By Tarvin Webteam - 4th January 2014 6:00am
The other day , before Christmas, I joined a long queue at Chester Post Office to collect some undelivered mail and watched countless people leaving with Amazon parcels. For a few weeks now I regularly received through my email address what purported to be an email from Amazon about a recently placed order. Typically the email read as follows:-
Thanks for your order. We'll let you know once your item(s) have dispatched. You can view the status of your order or make changes to it by visiting Your Orders on Amazon.com.
Order FB6361337 Placed on December 10, 2013
Order details and invoice in attached file.
Need to make changes to your order? Visit our Help page for more information and video guides.
We hope to see you again soon. Amazon.com
(Ed. This email also included an attached file named "Order details.zip")
This in fact is a fraudulent email which has been hitting inboxes around the world that masquerades as an order notification message from Amazon.com. The message thanks recipients for placing an order with Amazon and informs them that they can view order details by opening an attached file.
But, alas, Amazon did not send the email and the attached .zip file does not contain order details as claimed. If opened, the .zip file reveals a .exe file. And, if users run this .exe file, a trojan virus may be installed on their computers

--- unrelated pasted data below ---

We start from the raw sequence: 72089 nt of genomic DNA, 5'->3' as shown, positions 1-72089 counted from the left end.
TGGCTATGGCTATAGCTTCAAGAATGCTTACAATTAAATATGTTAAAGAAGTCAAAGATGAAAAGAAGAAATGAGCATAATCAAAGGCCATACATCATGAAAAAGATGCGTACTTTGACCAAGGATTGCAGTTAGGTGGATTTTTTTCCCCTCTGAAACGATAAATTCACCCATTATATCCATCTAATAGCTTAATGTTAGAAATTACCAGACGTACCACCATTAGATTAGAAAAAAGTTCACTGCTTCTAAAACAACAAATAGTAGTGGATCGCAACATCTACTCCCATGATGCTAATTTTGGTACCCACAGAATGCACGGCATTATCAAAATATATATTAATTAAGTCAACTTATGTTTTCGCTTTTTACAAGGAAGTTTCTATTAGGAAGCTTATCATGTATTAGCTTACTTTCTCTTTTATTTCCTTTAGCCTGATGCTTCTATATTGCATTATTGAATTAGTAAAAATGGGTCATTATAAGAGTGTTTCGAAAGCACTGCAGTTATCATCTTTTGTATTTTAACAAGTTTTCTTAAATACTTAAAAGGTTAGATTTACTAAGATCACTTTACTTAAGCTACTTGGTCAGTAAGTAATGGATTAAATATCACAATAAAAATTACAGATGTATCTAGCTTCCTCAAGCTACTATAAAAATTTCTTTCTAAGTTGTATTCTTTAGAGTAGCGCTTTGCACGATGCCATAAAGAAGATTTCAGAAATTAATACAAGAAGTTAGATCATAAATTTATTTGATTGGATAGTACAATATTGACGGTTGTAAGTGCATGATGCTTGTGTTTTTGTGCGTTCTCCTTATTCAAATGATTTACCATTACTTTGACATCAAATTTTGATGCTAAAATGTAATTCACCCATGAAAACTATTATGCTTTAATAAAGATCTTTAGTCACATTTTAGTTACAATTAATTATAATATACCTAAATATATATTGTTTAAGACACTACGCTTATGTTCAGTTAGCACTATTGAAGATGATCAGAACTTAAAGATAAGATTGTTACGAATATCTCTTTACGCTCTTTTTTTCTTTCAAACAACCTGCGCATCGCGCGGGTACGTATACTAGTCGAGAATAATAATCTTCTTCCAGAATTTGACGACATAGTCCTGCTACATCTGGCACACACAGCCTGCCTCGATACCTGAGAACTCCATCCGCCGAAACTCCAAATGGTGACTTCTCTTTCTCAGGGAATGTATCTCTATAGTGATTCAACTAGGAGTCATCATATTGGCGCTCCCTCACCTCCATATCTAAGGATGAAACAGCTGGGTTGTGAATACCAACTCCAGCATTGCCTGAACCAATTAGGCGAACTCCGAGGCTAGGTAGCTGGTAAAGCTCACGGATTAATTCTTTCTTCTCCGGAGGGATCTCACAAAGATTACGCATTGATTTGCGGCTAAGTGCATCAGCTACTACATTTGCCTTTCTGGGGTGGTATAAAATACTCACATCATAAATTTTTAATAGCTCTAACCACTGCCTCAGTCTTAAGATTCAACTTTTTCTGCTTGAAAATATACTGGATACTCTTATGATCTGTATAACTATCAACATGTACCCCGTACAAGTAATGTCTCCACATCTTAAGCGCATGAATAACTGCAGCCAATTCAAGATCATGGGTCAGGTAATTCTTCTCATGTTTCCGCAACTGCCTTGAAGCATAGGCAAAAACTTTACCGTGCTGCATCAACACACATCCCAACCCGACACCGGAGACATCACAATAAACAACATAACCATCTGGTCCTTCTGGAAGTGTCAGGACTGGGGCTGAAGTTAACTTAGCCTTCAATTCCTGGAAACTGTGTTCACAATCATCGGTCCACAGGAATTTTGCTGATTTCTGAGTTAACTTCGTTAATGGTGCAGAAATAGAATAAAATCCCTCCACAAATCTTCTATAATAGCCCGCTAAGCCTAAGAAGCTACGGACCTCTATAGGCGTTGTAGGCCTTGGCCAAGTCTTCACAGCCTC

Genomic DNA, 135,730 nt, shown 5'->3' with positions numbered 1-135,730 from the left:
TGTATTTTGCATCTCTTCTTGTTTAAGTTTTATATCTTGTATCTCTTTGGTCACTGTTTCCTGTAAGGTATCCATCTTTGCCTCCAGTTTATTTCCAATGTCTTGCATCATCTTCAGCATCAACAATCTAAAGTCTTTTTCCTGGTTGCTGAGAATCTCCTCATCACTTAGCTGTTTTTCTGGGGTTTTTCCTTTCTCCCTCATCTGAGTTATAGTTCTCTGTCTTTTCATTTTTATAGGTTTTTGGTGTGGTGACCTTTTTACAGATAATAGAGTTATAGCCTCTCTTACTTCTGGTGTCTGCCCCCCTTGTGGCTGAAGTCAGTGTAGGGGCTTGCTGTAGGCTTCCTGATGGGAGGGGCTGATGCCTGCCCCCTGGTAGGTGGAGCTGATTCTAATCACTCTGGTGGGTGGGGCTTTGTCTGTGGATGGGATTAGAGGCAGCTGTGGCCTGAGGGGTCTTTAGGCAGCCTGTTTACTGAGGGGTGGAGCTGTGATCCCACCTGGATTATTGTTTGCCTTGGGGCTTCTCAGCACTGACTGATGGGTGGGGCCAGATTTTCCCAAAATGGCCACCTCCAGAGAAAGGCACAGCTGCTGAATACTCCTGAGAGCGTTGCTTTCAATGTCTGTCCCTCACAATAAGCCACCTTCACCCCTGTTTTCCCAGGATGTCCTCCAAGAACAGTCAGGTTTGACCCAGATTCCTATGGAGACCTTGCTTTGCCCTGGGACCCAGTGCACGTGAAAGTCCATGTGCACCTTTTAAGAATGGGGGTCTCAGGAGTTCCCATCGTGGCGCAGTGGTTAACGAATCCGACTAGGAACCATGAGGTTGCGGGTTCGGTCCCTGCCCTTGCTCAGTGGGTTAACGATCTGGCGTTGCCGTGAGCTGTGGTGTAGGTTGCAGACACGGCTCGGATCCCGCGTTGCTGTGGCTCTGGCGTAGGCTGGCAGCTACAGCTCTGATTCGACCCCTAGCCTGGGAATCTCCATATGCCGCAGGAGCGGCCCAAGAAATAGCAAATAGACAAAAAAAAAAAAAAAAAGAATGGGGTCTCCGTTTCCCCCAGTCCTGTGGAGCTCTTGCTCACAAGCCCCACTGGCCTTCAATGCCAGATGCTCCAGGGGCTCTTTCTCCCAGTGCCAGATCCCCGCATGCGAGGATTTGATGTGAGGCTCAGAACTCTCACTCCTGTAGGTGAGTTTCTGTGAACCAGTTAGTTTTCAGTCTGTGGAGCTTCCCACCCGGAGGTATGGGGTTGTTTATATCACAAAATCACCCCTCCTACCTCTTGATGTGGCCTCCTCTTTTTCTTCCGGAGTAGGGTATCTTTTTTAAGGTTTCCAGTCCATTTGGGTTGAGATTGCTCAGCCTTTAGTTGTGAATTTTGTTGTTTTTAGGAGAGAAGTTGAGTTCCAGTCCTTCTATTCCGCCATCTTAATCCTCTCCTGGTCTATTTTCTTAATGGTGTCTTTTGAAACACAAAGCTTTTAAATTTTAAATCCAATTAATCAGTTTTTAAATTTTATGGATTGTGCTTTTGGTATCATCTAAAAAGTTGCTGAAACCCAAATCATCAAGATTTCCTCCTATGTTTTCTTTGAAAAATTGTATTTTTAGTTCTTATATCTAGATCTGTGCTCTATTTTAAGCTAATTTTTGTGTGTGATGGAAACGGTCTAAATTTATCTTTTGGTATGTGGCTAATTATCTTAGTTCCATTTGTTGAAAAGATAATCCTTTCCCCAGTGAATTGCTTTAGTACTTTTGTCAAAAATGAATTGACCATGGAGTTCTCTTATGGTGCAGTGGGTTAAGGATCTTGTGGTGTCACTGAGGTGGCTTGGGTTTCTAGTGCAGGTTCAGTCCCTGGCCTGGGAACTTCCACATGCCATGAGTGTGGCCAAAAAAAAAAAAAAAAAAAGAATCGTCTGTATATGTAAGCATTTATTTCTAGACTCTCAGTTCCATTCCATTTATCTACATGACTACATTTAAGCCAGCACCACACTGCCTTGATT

Typically, such trojans can harvest personal and financial information such as account login data from the compromised computer and send it to criminals waiting online. It may also allow the criminals to take control of the infected computer.
The criminals hope that at least a few recipients, who have not made any recent Amazon orders, will be panicked into opening the attachment in the mistaken belief that a purchase has been made in their names.
And, of course, users who have recently bought items on Amazon might be tricked into opening the attachment in the belief that the file it contains pertains to their order.
Amazon's name has been used repeatedly in similar malware attacks in recent years.
Be very wary of any unsolicited email that claims that you should open an attached file or click a link to review details of a purchase order. This is a common ruse for both phishing and malware campaigns